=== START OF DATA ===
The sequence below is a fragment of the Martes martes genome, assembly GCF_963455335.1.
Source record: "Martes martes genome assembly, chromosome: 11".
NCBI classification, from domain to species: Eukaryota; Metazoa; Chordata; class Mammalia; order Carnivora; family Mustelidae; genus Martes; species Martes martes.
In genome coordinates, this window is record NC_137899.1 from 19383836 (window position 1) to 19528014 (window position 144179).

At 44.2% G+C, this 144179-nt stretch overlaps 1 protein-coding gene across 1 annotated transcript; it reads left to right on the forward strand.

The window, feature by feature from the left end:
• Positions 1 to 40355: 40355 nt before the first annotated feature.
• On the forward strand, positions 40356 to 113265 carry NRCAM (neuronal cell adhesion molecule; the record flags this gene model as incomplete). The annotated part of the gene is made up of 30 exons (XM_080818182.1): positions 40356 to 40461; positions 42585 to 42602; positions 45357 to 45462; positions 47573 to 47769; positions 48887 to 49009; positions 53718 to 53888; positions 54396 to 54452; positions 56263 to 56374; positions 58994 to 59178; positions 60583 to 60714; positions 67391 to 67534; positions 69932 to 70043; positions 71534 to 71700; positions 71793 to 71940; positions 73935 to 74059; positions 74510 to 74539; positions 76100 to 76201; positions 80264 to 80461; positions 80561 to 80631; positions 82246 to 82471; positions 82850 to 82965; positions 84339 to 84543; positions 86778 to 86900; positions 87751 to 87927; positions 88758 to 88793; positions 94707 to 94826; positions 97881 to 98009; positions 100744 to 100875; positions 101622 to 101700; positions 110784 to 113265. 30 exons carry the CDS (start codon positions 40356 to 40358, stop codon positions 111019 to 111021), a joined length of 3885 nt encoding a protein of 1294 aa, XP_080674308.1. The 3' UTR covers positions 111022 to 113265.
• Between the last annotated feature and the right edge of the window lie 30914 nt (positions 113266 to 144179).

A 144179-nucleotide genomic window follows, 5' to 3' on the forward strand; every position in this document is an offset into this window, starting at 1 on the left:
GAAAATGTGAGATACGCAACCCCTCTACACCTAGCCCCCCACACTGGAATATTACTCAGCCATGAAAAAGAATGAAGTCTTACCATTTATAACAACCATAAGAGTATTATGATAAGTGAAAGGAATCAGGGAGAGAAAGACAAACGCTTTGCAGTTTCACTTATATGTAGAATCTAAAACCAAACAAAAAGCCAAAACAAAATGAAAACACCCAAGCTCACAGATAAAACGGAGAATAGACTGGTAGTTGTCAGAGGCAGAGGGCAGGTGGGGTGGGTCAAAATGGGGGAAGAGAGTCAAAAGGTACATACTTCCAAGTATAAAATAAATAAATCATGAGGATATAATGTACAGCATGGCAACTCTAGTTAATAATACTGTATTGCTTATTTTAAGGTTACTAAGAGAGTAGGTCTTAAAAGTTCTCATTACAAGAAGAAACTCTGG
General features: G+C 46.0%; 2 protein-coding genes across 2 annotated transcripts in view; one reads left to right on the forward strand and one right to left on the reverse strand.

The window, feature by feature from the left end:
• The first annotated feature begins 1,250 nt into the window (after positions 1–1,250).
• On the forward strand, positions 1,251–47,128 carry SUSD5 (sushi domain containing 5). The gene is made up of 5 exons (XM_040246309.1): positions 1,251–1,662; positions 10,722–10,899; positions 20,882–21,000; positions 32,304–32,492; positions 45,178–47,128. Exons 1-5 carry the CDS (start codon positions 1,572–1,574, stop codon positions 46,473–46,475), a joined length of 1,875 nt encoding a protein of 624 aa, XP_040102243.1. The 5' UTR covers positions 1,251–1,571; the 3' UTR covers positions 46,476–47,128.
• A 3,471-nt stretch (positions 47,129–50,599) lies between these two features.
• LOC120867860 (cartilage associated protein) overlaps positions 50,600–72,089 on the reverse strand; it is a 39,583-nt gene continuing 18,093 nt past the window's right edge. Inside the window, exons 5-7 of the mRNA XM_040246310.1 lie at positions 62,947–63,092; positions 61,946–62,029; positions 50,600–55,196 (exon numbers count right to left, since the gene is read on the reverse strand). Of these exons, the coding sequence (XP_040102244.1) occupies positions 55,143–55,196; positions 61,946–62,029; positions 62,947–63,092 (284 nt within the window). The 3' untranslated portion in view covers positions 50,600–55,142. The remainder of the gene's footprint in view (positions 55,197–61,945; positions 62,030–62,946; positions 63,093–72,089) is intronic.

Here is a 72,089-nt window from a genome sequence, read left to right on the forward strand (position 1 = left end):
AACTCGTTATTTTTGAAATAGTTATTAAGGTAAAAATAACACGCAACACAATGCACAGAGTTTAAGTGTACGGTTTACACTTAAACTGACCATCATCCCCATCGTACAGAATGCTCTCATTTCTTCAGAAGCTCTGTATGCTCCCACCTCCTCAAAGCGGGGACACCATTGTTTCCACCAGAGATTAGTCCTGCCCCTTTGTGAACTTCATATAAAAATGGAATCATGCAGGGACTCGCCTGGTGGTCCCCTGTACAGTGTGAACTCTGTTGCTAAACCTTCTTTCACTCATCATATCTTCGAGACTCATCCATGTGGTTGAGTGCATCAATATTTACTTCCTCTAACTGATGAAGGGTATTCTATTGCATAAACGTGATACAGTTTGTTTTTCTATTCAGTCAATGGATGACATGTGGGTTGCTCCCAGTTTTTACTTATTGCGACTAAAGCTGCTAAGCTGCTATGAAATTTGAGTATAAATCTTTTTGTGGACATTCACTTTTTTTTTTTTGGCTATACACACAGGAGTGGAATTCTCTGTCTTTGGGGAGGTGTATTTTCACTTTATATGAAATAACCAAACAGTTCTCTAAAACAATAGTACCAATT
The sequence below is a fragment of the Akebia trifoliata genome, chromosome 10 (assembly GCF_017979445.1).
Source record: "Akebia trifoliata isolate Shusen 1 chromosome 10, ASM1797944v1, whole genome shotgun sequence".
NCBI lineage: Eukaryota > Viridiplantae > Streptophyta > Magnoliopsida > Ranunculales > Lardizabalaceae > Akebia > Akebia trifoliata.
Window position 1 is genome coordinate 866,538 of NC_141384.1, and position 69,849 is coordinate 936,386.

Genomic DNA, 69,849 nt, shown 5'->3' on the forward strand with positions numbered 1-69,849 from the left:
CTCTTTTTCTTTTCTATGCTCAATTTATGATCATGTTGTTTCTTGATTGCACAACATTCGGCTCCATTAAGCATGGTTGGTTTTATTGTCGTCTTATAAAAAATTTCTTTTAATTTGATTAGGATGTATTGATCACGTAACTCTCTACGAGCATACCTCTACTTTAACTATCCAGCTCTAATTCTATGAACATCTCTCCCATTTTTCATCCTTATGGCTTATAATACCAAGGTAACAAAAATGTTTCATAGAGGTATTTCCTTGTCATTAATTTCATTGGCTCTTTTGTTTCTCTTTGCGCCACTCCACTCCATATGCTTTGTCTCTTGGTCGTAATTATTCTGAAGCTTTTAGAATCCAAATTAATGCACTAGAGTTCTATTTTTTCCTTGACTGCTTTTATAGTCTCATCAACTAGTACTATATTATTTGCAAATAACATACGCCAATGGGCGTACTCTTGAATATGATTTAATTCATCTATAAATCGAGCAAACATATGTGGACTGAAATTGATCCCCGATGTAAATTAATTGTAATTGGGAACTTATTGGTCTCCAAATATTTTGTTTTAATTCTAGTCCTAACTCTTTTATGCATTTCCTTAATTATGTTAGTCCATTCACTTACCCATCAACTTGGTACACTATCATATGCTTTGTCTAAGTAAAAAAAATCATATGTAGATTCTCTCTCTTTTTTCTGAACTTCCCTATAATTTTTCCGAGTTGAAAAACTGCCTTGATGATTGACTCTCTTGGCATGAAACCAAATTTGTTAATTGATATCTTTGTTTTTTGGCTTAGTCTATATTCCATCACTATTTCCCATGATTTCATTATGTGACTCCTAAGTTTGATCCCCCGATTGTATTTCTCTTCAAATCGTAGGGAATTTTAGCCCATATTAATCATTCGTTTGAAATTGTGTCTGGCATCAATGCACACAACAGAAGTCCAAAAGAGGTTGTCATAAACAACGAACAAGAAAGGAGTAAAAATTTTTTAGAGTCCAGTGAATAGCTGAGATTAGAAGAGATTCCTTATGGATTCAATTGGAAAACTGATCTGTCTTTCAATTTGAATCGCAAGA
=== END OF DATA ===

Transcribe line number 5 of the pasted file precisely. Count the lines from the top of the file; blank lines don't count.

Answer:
At 44.2% G+C, this 144179-nt stretch overlaps 1 protein-coding gene across 1 annotated transcript; it reads left to right on the forward strand.